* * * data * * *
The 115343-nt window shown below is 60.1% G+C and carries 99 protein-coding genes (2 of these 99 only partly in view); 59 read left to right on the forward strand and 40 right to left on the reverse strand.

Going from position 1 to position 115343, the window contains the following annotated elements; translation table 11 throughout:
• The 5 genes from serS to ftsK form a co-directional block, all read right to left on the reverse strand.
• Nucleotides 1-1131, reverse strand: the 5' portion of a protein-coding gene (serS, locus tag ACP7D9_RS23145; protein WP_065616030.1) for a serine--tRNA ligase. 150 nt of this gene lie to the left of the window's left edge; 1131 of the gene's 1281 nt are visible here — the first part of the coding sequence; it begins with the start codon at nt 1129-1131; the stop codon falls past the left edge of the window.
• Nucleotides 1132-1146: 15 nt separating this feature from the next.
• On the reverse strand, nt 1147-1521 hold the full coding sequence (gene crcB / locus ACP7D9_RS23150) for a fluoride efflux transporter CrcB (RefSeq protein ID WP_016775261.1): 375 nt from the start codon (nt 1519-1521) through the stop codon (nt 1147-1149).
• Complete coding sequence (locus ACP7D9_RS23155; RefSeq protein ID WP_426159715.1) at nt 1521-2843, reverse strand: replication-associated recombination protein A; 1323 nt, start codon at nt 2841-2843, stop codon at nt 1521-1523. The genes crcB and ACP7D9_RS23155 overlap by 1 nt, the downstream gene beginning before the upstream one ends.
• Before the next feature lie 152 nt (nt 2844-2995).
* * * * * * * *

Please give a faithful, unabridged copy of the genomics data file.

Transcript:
The 115343-nt window shown below is 60.1% G+C and carries 99 protein-coding genes (2 of these 99 only partly in view); 59 read left to right on the forward strand and 40 right to left on the reverse strand.

Going from position 1 to position 115343, the window contains the following annotated elements; translation table 11 throughout:
• The 5 genes from serS to ftsK form a co-directional block, all read right to left on the reverse strand.
• Nucleotides 1-1131, reverse strand: the 5' portion of a protein-coding gene (serS, locus tag ACP7D9_RS23145; protein WP_065616030.1) for a serine--tRNA ligase. 150 nt of this gene lie to the left of the window's left edge; 1131 of the gene's 1281 nt are visible here — the first part of the coding sequence; it begins with the start codon at nt 1129-1131; the stop codon falls past the left edge of the window.
• Nucleotides 1132-1146: 15 nt separating this feature from the next.
• On the reverse strand, nt 1147-1521 hold the full coding sequence (gene crcB / locus ACP7D9_RS23150) for a fluoride efflux transporter CrcB (RefSeq protein ID WP_016775261.1): 375 nt from the start codon (nt 1519-1521) through the stop codon (nt 1147-1149).
• Complete coding sequence (locus ACP7D9_RS23155; RefSeq protein ID WP_426159715.1) at nt 1521-2843, reverse strand: replication-associated recombination protein A; 1323 nt, start codon at nt 2841-2843, stop codon at nt 1521-1523. The genes crcB and ACP7D9_RS23155 overlap by 1 nt, the downstream gene beginning before the upstream one ends.
• Before the next feature lie 152 nt (nt 2844-2995).